Barash’s mistakes, in my opinion, are two-fold. First, his view of what God is to a believer is myopic and simplistic. Views of God, gods, goddesses, and divine forces in the universe are as diverse as there are people who believe. Second, his approach is arrogant and presumptive. To tell people who believe just how their faith will be undone is an act of assumed superiority and completely without regard to the personal nature of an individual’s faith. Will some conservative believers, steeped in the absoluteness of a seven-day creation myth struggle as they take biology in a college classroom where evolution is the common currency? Probably. But many believers of all flavors won’t struggle one bit, content with their separation of science and religion.

DragonflyBarash wants to warn his students that, should they retain their faith, they will do so only with “some challenging mental gymnastic routines.” How a nonbeliever can begin to step into the mind of a believer and predict whether the wonders of evolution will deepen or destroy the faith of another is beyond me. Yes, science can challenge faith, especially a conservative faith resting on a supreme being pulling the strings and putting humans above all else. But faith, in many forms, can sit comfortably with the scientist, causing no sacrifice to the scientist’s understanding of the universe and the living things inhabiting it. Barash’s talk forwards his own atheist agenda, and that, in the classroom, is going too far.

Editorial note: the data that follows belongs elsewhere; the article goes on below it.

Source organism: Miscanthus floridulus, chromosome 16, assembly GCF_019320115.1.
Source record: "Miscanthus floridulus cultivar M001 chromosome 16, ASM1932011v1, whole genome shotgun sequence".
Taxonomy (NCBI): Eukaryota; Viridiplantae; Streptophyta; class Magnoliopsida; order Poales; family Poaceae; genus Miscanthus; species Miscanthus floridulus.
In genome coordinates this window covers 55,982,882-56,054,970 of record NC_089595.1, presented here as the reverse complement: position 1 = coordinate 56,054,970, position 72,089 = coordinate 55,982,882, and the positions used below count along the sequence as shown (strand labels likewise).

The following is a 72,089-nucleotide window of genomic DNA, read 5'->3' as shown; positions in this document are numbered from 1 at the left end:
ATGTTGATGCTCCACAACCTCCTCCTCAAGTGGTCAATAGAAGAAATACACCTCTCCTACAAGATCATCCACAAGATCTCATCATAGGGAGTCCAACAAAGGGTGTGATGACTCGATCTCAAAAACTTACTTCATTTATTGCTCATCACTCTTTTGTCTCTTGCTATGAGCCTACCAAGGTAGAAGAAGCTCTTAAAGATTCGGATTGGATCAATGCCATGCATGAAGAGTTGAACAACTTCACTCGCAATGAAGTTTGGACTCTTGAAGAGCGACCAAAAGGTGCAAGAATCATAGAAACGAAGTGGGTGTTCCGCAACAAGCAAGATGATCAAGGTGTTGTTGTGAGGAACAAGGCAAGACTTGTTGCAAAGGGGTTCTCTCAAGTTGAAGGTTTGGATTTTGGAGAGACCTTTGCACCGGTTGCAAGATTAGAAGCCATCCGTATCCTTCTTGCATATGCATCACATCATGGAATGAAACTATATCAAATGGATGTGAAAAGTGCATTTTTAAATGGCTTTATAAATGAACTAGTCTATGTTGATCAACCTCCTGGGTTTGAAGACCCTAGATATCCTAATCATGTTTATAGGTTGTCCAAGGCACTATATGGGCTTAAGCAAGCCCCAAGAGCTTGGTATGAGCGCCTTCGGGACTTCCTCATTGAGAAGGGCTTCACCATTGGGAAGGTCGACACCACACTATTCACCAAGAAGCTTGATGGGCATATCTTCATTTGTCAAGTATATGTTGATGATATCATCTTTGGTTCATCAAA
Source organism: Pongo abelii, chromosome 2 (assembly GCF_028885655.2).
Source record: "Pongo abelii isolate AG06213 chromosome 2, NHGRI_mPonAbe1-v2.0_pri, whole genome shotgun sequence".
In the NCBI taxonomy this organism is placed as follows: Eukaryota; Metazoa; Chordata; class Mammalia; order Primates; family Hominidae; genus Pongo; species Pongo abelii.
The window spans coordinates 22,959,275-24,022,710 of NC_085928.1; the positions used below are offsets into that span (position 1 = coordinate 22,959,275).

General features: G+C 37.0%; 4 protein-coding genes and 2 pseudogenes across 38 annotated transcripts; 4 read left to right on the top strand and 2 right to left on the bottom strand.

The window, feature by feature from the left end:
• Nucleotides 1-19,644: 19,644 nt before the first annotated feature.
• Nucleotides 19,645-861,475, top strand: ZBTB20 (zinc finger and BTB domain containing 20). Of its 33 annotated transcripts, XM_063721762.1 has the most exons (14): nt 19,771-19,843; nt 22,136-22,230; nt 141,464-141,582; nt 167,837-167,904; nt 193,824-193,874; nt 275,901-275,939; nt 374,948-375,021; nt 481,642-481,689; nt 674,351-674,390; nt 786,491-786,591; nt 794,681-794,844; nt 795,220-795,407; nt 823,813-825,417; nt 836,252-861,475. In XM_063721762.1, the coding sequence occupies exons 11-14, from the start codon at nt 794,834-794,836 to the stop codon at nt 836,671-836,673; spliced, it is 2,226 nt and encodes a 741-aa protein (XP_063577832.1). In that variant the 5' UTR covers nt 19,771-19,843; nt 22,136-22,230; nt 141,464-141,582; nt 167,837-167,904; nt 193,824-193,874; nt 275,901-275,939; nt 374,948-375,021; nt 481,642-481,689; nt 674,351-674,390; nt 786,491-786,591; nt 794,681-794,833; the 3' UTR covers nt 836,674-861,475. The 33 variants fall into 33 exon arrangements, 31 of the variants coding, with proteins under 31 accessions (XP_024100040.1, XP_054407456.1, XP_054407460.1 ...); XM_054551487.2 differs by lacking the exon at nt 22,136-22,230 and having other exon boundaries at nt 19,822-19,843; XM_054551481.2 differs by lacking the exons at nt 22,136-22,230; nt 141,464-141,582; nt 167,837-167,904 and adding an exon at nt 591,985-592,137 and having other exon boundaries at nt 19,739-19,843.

I believe in freedom of speech and freedom of religion, but when at the front of the classroom, I believe you have a responsibility that includes knowing your boundaries. If you’re a biology teacher, teach science. Unabashedly teach evolution and say that you’ll do so. Talk about complexity. Ignore creationism, as it’s not science. And ignore God, whether you believe or not, as faith isn’t part of science. Encourage students struggling with the concepts to discuss their struggle with classmates, their religious leader, their God, or anyone who will listen and let them sort through. But stay out of the wonderings and wanderings of their faith.